Wednesday, November 14, 2018

Confetti Techniques in Fiber Postcards

Confetti Cluck-Clucks for Thanksgiving
Sheree McKee
November 2018

sewfabsew.blogspot.com



















Confetti techniques are often used in landscape quilts and wallhangings.  A Confetti art piece can be simple as an object, or as abstract as a landscape scenery.  This method lets you use up fabric scraps of the tiniest sizes.

Some Confetti methods use fabrics with fusible web already on the backs.  And some use nylon or polyester netting / illusion as a method to hold all the Confetti pieces in place.  There is also a fusible powder that can be sprinkled underneath your confetti, prior to fusing it.

As my swap partners send their Confetti projects, I will add them to the bottom for you to enjoy!

Here's how I made my Confetti Cluck Clucks:

I used scraps fabrics from previous postcards.  I save all the odd shaped pieces in a large Zip-Lock bag.  No sense wasting these little treasures of fabric!



















I carefully rotary sliced small wedge shapes that were approximately 1.5" tall.  No need to make them identical... just random widths.



















Preparation steps ahead of time - I fused Peltex stabilizer to some fabric polka-dot background approximately 7"tall by 22" wide.  It's hard to see the three chalk-marked  6"x4" postcard outlines on this piece, but they were my guidelines.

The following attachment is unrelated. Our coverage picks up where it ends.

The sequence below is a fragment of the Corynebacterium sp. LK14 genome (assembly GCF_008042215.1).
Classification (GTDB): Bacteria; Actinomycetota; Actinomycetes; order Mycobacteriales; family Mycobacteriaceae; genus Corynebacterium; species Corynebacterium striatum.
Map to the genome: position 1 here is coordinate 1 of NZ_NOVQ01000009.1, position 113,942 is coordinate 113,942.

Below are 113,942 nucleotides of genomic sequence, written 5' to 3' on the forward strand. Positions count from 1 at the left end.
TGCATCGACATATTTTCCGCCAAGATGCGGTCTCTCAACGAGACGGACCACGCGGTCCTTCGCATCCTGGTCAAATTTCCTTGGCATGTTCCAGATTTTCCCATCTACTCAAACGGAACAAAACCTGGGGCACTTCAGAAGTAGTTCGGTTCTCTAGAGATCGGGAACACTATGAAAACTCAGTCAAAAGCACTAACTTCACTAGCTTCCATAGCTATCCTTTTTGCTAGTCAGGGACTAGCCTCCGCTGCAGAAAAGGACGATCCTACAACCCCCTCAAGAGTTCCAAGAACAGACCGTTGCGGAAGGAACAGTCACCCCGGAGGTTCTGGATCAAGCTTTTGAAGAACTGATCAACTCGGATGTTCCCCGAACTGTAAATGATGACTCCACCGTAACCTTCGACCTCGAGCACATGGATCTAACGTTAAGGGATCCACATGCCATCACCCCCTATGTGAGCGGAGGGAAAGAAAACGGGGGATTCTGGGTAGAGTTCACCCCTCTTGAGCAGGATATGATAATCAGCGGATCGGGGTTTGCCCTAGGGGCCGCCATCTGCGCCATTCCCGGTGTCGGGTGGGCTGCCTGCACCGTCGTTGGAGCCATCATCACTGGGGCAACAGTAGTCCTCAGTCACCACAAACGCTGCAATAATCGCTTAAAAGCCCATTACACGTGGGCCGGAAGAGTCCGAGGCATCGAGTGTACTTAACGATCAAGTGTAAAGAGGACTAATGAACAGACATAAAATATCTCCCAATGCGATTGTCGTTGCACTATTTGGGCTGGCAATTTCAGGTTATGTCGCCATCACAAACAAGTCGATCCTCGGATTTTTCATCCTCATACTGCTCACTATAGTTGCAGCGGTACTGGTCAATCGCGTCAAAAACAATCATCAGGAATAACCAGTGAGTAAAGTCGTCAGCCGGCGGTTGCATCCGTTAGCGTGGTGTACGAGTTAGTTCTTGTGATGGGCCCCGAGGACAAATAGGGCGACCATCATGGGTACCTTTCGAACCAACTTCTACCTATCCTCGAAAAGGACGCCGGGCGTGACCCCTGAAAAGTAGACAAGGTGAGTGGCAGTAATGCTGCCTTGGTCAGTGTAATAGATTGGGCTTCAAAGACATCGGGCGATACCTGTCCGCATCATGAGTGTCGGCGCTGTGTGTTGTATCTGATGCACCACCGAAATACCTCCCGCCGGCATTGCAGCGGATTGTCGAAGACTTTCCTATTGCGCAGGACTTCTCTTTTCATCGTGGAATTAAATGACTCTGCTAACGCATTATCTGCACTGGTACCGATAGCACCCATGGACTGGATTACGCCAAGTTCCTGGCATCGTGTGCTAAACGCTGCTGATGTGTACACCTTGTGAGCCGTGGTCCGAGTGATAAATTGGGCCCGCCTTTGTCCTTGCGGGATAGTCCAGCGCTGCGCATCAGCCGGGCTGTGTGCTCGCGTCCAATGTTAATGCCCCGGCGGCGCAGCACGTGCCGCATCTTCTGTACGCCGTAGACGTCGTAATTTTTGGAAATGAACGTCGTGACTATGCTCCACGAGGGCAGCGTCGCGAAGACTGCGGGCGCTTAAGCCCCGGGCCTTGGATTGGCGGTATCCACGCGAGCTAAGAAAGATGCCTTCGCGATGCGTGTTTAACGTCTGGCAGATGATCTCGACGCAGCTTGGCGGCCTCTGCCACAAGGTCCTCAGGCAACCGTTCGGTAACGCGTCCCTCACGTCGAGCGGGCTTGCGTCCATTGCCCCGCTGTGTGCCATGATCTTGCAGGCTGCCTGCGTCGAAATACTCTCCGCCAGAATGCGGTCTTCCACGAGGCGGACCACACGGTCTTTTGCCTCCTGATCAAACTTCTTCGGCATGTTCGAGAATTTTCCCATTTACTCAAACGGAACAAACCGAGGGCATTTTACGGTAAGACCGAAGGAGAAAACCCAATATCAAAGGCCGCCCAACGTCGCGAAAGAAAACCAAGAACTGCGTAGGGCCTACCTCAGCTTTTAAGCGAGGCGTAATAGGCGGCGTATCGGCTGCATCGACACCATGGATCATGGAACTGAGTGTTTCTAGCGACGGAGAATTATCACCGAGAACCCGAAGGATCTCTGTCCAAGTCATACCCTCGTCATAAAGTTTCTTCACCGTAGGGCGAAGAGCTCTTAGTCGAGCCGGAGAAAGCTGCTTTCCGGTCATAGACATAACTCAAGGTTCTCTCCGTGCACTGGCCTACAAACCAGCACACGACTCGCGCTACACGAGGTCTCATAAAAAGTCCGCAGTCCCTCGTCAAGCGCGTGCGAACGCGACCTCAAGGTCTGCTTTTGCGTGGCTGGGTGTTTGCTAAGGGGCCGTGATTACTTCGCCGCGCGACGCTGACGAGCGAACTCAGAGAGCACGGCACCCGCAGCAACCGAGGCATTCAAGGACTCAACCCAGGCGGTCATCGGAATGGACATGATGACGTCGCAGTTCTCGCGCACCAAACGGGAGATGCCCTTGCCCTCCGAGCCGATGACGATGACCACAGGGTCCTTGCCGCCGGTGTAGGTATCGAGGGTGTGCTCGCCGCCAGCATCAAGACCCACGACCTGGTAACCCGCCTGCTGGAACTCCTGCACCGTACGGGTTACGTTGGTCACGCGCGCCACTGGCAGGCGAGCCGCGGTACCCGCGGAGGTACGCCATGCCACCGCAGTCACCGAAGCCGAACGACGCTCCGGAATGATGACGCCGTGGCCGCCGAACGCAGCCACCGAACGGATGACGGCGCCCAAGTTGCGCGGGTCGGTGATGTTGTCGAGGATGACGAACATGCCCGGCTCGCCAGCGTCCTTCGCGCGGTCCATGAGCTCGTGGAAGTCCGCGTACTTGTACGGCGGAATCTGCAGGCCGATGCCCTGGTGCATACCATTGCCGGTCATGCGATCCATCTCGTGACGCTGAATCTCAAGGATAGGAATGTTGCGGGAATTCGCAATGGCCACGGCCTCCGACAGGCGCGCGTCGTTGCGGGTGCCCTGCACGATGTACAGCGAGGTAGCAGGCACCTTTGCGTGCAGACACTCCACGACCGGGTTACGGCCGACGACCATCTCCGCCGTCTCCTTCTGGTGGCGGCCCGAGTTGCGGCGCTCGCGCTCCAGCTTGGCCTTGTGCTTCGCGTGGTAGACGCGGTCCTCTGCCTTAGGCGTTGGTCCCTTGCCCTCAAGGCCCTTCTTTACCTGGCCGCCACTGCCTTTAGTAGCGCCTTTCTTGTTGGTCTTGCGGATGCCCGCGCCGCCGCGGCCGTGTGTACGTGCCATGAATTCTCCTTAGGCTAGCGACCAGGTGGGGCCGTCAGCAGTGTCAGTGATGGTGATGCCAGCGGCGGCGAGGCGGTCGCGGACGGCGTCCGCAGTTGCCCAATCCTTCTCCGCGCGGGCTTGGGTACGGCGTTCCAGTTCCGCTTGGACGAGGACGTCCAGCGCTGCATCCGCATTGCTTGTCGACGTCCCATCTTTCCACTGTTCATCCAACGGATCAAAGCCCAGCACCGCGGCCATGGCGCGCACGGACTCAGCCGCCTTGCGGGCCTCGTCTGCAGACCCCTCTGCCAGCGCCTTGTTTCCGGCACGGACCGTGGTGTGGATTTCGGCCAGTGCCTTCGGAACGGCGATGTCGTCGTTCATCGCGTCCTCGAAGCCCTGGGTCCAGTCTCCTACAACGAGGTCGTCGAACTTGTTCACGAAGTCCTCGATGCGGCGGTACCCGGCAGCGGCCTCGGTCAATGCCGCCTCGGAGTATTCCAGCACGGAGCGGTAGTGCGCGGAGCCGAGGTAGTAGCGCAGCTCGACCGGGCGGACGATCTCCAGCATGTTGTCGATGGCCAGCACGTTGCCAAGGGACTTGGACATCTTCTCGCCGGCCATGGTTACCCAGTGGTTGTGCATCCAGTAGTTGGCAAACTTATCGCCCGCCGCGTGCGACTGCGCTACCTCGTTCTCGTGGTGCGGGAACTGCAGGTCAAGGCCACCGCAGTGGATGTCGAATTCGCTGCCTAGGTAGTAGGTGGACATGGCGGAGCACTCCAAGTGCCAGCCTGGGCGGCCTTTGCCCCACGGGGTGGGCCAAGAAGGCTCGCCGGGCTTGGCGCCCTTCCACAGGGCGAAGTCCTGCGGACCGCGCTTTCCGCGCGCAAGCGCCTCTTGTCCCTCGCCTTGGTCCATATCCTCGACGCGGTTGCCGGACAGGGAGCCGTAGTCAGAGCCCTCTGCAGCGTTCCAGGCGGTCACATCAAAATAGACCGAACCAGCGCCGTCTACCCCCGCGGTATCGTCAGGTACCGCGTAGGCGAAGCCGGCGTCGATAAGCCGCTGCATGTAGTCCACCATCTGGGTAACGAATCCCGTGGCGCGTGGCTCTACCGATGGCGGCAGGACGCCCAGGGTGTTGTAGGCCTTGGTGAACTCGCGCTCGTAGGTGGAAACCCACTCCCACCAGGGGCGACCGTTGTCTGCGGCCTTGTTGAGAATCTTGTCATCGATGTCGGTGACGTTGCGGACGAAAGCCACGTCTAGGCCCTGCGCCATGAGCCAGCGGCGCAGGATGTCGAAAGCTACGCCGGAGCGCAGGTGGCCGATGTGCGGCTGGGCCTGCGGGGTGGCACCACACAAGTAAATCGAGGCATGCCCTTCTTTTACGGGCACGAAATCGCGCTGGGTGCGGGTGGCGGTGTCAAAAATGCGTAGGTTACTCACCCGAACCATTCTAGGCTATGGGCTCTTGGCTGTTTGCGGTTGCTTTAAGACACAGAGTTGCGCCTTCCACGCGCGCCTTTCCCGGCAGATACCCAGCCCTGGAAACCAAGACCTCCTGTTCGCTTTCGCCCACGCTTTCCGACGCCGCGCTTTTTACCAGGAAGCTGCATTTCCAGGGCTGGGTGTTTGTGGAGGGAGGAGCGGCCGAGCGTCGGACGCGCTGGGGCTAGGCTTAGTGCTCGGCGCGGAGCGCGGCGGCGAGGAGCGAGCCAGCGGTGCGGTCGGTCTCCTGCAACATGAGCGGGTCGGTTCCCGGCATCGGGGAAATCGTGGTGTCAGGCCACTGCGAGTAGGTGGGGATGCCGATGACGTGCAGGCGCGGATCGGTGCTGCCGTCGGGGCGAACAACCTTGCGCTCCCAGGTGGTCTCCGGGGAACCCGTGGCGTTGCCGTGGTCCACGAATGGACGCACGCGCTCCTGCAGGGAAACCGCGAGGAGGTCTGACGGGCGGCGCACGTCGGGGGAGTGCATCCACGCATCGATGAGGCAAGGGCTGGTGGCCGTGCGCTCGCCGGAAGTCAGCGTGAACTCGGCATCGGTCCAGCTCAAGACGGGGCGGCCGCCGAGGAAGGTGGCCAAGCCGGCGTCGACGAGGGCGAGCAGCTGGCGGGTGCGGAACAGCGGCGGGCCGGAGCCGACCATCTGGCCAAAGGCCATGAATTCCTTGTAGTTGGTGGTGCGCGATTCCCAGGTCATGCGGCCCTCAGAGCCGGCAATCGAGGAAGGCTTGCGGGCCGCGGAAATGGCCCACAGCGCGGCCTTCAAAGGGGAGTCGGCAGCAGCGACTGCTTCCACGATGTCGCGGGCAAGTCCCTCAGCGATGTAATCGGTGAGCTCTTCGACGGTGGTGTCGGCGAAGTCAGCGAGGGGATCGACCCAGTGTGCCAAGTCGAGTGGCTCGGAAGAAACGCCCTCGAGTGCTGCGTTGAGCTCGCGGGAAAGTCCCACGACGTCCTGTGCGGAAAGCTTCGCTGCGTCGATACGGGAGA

Fan out the Confetti "feathers" into the shape of a turkey tail and fuse them into position.


A little free motion stitching or decorative stitches will hold down the sharp feather tips.  You could layer a piece of  netting over your feathers then quilt them in place.



















I used a burlap style ribbon to cut some turkey bodies.  But I fused some WonderUnder to the backside before cutting.


















Next I glued on some Wiggle Eyes.  Hand stitched some yellow beaks.


















Flip over then fuse a backing fabric and trim to 6" x 4"


Finish with your favorite method of binding or decorative stitching to seal your outer perimeter edges of the fabric postcard.



















Jeanette S. from Idaho







Jeanette S. used scraps of silk fabric.  She said they had a lot of static and fraying during the process.  Regardless, this is a lovely fall scene!















Confetti Sewing and Quilting Reference:



You might like my other holiday Postcard ideas: